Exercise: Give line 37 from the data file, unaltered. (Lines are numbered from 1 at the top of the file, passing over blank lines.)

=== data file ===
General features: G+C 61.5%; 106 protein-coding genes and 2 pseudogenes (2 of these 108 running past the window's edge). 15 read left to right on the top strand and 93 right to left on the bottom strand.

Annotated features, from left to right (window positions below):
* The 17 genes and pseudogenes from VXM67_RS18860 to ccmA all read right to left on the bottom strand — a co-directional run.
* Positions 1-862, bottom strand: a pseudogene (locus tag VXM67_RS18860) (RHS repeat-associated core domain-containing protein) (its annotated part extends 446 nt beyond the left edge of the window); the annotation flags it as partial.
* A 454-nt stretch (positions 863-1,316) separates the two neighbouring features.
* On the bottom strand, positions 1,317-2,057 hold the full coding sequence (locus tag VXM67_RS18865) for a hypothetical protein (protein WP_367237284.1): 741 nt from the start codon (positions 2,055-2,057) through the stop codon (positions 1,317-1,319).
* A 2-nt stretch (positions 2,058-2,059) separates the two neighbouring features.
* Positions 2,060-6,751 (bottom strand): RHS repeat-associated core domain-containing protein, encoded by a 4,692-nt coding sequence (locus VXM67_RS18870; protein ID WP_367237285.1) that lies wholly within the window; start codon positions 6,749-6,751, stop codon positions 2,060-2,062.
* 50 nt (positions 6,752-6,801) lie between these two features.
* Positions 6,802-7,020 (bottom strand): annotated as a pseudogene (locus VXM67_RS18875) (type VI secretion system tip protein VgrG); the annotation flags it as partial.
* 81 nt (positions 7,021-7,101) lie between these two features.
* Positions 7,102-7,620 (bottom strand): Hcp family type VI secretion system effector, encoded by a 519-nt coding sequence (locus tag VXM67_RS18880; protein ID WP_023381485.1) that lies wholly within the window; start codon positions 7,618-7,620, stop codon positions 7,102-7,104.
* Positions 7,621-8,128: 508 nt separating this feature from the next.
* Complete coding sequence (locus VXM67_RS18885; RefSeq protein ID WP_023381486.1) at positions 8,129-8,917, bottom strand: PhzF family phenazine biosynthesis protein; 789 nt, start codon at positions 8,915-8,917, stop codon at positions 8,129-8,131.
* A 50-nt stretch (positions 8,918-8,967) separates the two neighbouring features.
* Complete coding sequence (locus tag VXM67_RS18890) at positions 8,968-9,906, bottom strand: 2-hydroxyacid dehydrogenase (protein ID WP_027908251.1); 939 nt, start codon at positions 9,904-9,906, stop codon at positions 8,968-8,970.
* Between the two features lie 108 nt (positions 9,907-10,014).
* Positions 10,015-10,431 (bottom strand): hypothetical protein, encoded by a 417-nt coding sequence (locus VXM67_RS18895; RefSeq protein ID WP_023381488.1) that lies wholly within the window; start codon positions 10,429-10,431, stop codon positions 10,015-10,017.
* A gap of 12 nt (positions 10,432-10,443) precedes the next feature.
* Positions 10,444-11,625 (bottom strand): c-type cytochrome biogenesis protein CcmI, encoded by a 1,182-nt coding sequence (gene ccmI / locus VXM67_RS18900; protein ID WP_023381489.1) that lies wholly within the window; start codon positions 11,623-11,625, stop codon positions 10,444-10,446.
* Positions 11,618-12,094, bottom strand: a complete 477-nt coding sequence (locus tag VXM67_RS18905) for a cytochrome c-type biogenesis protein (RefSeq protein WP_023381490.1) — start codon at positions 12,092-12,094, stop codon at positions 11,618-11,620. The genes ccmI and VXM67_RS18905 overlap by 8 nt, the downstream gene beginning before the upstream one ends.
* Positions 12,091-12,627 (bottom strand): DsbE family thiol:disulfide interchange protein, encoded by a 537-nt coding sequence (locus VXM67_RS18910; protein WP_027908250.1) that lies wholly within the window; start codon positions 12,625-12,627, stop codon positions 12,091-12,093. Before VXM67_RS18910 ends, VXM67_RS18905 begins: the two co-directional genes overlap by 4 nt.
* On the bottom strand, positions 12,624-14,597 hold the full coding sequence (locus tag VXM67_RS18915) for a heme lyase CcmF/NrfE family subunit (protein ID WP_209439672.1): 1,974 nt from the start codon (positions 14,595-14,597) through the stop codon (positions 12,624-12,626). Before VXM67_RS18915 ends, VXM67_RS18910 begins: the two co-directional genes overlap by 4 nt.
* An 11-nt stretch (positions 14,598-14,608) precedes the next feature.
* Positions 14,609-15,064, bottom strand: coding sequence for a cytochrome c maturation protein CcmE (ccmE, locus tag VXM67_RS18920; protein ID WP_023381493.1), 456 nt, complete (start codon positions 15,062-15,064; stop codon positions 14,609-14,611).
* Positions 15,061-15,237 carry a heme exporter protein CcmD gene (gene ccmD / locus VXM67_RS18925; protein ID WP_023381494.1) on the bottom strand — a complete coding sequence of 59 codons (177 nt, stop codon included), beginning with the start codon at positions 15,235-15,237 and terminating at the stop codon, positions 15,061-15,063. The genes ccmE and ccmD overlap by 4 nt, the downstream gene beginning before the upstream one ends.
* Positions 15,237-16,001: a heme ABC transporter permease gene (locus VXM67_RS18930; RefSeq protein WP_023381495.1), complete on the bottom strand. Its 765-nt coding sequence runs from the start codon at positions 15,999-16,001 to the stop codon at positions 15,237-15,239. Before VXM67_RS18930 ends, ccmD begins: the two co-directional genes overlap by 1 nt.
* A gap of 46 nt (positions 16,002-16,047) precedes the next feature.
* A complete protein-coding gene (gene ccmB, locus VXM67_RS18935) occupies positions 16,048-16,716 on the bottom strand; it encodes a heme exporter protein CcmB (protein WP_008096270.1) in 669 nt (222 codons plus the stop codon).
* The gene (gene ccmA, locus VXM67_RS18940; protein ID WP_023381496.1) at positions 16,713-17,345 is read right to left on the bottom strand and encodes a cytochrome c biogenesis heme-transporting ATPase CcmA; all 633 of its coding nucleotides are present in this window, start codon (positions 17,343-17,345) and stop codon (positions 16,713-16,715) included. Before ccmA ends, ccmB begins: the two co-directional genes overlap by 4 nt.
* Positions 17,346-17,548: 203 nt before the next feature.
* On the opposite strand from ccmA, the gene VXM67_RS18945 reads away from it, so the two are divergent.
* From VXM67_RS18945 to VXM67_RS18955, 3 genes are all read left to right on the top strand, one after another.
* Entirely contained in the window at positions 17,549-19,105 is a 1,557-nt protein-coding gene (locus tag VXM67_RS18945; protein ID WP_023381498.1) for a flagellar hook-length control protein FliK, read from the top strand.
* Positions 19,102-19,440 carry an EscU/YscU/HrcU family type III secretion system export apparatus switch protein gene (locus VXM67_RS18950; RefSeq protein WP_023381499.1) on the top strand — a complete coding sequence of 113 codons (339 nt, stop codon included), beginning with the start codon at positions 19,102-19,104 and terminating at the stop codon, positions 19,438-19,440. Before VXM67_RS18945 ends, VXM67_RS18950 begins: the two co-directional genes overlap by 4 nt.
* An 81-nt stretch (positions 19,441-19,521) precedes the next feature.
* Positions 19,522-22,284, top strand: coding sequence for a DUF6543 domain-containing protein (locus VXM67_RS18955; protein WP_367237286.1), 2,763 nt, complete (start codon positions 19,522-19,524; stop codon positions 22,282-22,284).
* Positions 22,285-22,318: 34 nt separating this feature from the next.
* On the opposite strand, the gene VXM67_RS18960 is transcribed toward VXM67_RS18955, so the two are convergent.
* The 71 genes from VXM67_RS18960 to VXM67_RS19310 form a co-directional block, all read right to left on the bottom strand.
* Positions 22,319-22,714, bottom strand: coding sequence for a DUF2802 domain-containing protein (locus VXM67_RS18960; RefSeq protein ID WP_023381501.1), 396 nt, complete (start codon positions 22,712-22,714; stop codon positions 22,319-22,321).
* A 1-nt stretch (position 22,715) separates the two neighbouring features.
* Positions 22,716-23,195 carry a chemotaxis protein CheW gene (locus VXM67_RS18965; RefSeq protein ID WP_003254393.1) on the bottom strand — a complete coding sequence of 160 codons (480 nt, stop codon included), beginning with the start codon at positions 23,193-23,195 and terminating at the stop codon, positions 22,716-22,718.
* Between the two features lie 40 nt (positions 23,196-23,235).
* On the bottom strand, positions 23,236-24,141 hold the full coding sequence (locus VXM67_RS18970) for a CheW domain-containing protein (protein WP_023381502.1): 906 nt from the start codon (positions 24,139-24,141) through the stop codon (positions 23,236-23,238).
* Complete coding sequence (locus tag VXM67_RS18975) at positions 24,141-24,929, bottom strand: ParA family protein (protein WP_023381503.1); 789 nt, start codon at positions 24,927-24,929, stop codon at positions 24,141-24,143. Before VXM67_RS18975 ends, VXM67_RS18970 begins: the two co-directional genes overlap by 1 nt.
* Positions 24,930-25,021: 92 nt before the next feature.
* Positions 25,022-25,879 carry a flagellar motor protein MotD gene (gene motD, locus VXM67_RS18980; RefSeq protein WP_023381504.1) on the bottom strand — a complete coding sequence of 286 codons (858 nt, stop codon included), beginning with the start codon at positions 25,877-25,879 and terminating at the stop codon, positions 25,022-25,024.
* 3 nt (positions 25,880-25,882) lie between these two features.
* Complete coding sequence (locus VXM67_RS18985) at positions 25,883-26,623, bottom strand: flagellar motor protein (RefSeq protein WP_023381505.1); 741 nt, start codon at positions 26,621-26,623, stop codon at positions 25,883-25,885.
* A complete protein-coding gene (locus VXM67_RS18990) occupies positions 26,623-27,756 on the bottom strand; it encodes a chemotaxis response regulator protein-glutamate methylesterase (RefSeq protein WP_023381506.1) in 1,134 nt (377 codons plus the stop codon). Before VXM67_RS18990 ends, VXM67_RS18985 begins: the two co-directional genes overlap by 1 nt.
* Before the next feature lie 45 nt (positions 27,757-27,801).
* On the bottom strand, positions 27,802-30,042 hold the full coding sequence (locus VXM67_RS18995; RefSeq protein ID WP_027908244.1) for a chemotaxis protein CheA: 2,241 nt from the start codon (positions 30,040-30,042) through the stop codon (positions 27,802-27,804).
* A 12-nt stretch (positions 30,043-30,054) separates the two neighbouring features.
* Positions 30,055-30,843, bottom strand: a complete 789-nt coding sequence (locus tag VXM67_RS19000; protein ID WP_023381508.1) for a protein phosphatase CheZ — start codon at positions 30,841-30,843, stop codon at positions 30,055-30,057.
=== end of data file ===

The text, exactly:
* Positions 19,522-22,284, top strand: coding sequence for a DUF6543 domain-containing protein (locus VXM67_RS18955; protein WP_367237286.1), 2,763 nt, complete (start codon positions 19,522-19,524; stop codon positions 22,282-22,284).